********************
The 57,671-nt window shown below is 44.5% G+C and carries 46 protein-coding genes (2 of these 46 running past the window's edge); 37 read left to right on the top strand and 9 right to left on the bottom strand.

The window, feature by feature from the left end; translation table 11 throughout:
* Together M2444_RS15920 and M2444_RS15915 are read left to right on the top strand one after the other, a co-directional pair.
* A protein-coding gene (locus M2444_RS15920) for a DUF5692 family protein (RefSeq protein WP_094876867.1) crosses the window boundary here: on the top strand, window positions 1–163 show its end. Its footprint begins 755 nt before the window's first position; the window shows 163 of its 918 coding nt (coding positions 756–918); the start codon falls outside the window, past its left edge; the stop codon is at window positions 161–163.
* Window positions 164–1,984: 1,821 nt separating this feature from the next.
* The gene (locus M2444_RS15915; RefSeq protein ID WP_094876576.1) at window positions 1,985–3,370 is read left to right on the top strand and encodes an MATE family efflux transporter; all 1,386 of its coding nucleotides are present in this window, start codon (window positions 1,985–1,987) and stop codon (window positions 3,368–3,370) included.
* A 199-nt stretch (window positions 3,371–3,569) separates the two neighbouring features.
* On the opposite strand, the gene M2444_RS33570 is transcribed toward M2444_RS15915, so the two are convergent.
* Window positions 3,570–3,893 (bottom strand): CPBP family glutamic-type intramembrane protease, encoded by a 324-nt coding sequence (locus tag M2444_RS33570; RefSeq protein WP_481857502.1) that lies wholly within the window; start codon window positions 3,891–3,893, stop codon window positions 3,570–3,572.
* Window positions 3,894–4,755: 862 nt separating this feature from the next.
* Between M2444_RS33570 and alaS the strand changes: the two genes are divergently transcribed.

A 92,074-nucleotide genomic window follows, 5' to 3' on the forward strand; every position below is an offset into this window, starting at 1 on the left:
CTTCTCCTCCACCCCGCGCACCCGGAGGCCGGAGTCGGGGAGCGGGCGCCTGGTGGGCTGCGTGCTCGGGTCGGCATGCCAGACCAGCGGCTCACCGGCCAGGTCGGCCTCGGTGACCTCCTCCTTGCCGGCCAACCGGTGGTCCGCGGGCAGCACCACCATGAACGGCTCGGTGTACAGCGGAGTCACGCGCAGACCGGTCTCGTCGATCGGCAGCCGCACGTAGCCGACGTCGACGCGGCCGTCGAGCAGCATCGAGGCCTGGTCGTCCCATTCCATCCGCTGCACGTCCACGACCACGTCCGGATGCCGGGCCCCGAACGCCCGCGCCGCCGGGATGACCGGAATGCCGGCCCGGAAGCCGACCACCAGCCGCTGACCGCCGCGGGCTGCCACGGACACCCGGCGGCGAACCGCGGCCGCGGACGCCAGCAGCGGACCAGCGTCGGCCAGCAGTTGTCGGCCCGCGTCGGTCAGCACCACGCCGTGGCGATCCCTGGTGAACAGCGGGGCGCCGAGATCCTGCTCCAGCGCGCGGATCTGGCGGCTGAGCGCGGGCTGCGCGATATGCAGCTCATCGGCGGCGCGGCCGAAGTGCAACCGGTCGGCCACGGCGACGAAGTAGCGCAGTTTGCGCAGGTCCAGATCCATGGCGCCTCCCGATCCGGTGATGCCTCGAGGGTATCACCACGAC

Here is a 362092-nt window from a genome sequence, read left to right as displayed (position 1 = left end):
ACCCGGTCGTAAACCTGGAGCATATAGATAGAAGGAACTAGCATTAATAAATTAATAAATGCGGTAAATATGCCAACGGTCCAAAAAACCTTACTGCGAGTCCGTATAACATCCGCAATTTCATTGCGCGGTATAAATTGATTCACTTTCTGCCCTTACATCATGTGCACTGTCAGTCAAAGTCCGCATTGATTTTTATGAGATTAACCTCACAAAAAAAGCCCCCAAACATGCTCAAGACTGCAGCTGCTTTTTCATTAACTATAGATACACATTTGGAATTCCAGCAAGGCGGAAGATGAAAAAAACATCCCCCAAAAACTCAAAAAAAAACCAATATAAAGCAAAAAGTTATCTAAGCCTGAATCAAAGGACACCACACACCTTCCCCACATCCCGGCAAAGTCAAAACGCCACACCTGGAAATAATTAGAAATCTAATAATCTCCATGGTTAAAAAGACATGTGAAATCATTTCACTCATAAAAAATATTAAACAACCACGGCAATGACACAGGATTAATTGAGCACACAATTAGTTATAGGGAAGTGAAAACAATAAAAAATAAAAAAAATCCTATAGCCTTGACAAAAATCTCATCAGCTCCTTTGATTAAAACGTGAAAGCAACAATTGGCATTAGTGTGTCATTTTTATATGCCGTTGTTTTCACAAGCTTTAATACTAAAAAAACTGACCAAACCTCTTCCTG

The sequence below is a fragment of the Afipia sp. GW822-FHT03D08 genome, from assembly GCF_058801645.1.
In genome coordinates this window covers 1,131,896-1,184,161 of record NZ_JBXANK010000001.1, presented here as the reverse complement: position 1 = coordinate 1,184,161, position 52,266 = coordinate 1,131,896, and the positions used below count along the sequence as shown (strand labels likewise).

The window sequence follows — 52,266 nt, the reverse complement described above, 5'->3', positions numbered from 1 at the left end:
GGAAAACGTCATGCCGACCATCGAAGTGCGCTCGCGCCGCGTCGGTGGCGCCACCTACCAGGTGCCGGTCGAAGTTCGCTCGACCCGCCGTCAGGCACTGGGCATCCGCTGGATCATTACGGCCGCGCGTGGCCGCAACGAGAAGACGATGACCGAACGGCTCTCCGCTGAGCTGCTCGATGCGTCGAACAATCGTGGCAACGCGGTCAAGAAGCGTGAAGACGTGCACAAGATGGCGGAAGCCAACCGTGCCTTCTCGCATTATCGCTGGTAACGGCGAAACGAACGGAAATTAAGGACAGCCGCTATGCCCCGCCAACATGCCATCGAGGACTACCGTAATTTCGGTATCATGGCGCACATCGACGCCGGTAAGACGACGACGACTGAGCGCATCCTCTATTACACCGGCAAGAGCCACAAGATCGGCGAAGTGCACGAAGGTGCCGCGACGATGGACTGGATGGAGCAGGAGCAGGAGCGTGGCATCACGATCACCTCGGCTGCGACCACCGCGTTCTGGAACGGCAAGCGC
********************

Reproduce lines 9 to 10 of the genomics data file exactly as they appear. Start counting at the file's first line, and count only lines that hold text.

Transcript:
* Window positions 3,570–3,893 (bottom strand): CPBP family glutamic-type intramembrane protease, encoded by a 324-nt coding sequence (locus tag M2444_RS33570; RefSeq protein WP_481857502.1) that lies wholly within the window; start codon window positions 3,891–3,893, stop codon window positions 3,570–3,572.
* Window positions 3,894–4,755: 862 nt separating this feature from the next.